Your Playground Voice Is Gone

Salford Arts Theatre; Saturday 11th September, 2021

A secluded fly-tipping spot somewhere in Salford: a group of bored teenagers idly gather to have it out with each other; to take the piss; to find out who’s doing what; find out what he said; find out what she said – work out whether any of it actually means anything.

It feels like typical teenage banter on a dull weekend – so then why is one of them dressed in school uniform?

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Leaving Vietnam

The King’s Arms, Salford; Sunday 5th September, 2021

Jimmy Vandenberg was well on his way to the American Dream – working as a mechanic for Ford, literally in Motown itself; a new home; a sweetheart to miss, sugar to kiss; perhaps the chance to one day own a ‘69 Mustang of his own?

But this was America in the late ‘60s – and for millions like Jimmy the guardians of the American Dream had set a price for entry, a price that would need to be paid in the jungles of Vietnam.

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Why I Am An Avocado

The Empty Space, Salford; Thursday 2nd September, 2021

Super interesting fact: avocado trees do not self-pollinate; one avocado tree can’t stand alone and be successful, it needs a partner. And the fruits themselves always grow in pairs on the tree.

And yes, they are a fruit.

None of this explains why you are an avocado, but it might just add a titillating giggleberry of curio-intriguism to the fringey mystery that is “Why I Am An Avocado” – a fascinating offering from the emerging enigmas that are Elephant In The Closet Theatre.

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Look At Me Don’t Look At Me

HOME Theatre, Manchester; Friday 13th August, 2021

Things you need to know: he was a bit of an arrogant arse; she couldn’t get enough of him.

Rashdash Theatre’s “Look At Me Don’t Look At Me” opens with a smoky, hazy melancholy which immediately suggests that both He and She are just as annoying and dreadful as each other and should, in fact, probably both be ignored in the hope that they might just go away.

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Back To Ours

The Empty Space, Media City, Salford; Friday 23rd October, 2020

Manchester, 1987: the epicentre of being on the edge of greatness. Something is happening, something big. A revolution is in full swing, an unstoppable and irresistible movement is sweeping up the city’s youth.

Music. Drugs. Sex.


“This is the story of how I became a fucking legend.”

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Don’t Go Back To Sleep: The Lockdown Album

HOME Theatre, Manchester; Wednesday 21st October, 2020

Exactly what is this Covid-19 pandemic doing to us all, does anyone know when our collective and individualised suffering will end? And how do you even go about just documenting all that has happened, how can anybody hope to make sense of it all?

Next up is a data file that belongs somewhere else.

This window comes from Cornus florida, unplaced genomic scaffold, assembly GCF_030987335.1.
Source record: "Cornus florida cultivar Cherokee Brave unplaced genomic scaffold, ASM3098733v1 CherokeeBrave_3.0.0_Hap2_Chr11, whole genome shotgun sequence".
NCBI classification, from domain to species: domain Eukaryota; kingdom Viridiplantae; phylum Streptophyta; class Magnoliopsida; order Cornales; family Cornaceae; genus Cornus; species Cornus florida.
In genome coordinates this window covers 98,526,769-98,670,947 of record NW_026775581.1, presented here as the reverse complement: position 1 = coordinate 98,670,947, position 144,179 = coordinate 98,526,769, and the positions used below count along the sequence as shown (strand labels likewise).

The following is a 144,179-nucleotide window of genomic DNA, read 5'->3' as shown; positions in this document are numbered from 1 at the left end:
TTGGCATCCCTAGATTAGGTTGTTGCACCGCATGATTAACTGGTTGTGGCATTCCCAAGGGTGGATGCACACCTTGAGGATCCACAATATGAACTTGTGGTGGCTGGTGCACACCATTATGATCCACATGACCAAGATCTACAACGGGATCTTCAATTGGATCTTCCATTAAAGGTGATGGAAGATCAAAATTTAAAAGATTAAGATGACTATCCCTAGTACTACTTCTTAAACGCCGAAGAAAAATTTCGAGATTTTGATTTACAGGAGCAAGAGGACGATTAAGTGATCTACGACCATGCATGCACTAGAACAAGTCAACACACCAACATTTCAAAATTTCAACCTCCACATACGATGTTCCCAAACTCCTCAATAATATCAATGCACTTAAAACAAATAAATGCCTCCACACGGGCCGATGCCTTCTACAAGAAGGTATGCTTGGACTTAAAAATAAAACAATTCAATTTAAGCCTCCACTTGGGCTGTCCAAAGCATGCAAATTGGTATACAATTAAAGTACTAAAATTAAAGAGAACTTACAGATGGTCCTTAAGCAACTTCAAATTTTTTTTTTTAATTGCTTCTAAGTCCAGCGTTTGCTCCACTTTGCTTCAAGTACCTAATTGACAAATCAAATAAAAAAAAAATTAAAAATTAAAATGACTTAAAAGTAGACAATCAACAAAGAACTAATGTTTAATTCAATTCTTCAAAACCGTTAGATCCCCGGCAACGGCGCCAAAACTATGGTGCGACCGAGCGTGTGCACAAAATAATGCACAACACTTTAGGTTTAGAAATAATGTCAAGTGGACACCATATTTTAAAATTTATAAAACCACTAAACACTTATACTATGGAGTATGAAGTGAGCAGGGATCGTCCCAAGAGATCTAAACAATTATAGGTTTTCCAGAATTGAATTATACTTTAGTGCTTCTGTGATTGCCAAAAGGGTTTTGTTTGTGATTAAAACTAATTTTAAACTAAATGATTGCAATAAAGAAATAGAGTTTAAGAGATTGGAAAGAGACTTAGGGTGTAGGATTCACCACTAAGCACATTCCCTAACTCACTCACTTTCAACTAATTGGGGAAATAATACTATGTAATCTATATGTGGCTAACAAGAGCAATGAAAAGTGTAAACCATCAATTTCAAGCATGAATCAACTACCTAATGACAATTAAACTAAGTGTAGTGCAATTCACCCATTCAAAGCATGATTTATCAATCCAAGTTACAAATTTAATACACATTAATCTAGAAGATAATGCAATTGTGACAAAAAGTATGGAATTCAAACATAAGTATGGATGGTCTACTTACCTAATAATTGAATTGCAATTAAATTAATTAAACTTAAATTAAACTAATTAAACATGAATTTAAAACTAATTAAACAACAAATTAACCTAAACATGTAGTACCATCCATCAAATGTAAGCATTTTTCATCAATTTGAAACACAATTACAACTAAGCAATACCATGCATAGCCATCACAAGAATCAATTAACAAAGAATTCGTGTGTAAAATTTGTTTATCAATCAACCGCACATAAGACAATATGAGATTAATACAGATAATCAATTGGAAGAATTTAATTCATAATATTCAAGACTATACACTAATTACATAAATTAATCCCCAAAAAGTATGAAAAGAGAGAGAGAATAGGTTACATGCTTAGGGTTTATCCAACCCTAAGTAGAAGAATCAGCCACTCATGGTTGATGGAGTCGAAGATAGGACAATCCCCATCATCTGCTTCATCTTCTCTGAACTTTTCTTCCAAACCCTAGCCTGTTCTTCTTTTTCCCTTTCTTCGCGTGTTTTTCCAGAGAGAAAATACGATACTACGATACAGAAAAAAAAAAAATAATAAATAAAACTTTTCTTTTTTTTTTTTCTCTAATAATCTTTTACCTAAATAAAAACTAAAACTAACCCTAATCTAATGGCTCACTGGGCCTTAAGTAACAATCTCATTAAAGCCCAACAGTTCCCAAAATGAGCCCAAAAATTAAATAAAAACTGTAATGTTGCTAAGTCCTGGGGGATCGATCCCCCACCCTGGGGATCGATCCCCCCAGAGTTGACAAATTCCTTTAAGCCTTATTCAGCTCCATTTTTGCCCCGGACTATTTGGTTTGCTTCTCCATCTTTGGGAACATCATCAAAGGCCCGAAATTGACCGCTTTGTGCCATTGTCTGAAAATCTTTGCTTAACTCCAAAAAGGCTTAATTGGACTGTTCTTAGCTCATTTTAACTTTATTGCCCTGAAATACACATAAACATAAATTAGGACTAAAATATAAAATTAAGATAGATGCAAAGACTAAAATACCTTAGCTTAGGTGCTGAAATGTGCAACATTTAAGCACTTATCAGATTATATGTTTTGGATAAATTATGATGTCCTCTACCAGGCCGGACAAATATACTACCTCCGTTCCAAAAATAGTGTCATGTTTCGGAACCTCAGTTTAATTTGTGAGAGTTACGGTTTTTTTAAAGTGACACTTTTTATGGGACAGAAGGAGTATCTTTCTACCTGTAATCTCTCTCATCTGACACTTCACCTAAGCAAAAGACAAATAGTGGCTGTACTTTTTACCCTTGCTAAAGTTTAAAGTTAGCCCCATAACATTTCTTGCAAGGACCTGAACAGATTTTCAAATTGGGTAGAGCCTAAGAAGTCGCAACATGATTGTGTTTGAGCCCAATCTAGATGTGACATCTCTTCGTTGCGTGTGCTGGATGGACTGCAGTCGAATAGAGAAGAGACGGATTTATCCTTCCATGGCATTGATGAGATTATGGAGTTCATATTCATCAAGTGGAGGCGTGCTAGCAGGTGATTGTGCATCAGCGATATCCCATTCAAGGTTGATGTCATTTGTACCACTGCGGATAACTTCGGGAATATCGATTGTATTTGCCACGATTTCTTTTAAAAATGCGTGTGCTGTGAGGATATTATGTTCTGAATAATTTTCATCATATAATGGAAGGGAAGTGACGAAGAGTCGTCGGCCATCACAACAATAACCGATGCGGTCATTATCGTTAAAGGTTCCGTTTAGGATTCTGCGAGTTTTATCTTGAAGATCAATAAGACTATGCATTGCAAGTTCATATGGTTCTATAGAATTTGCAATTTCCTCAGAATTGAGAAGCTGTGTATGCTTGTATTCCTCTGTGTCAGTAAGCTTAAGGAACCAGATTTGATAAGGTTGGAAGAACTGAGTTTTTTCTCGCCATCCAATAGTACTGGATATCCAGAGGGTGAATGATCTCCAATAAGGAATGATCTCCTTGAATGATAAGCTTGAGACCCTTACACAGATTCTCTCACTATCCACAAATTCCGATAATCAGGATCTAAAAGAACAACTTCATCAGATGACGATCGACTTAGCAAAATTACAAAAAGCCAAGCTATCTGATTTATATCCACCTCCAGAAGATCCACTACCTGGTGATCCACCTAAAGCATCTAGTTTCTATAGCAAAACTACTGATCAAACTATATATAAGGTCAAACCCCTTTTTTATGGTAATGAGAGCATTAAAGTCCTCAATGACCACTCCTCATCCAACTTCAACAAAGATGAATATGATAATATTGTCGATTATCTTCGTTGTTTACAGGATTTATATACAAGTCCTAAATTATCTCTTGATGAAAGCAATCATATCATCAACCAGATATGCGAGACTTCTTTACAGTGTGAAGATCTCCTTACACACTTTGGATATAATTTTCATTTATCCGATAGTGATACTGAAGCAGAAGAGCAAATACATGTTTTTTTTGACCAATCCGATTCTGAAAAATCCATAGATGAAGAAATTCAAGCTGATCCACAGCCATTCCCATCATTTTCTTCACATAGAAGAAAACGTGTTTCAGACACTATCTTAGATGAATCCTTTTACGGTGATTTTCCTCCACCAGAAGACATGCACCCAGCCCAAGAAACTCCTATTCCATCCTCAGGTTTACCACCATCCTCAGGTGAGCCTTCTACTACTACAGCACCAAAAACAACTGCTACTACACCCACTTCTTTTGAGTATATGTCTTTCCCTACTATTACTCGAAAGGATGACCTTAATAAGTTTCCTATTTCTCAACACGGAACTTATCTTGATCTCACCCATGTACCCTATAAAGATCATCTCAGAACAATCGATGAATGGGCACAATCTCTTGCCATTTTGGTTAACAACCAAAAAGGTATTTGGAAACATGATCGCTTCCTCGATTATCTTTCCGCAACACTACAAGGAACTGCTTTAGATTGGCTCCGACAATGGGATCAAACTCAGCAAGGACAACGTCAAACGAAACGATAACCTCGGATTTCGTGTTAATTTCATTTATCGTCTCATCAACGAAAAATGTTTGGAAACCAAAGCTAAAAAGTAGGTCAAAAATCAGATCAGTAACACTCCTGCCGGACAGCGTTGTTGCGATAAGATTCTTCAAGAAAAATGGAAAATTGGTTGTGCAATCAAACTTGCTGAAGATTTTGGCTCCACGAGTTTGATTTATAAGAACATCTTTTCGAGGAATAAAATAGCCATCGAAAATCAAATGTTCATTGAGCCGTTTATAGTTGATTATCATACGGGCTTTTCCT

With the first anniversary looming depressingly on our horizons, a way of life built from the yields of hi-tech science and engineering has had its limits conspicuously and almost embarrassingly exposed. So surely this then is the perfect moment for the maligned arts world to emphatically barge its way forward and prove its ability to deliver some much-needed coping mechanisms?

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Dr Blood’s Old Travelling Show

The Lowry Theatre, Salford; Saturday 17th October, 2020

Saturday nights at the theatre aren’t really allowed anymore. But Saturday nights outside the theatre are perfectly fine. And that’s made a lot easier if you can knock something out from the back of an old van on the service road behind The Lowry.

It’s a bit sad seeing the imposing theatre building fully closed with all the lights turned off, it’s also quite spooky, and that sets the tone rather nicely for the intriguing spectacle that is Dr Blood’s Old Travelling Show.

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#txtshow (on the internet)

[online]; Thursday 8th October, 2020

This is definitely not a simple case of watching theatre in your own home – these here are full-on, professional Zoom-ing rules. Put some sensible clothes on, no sitting around in pants just in case they can somehow see more than the webcam shows. It could happen. Better to be safe than sorry.

External keyboard and mouse plugged in, comfortable sitting position, not too close to the camera – never overshare on Zoom, we all know these rules now.

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Mister Dusty Rose’s GHOST SHOW

Antwerp Mansion, Manchester; Wednesday 7th October, 2020

New York, many years ago: in a cold, barren room a gramophone laboriously screeches out a depressingly solemn melody – the awful, high-pitched, tinny sounds emanating from the trumpeted speaker cone yield only indistinct words which immediately hang heavy in the still, dour atmosphere.

This dark and unwelcoming realm is that of Mister Dusty Rose (Anthony Logan Cole) – a self-proclaimed Mysterious Gentleman of Variety, a man with a fondness for telling stories, but only those which he has caught himself it seems.

What could that mean?

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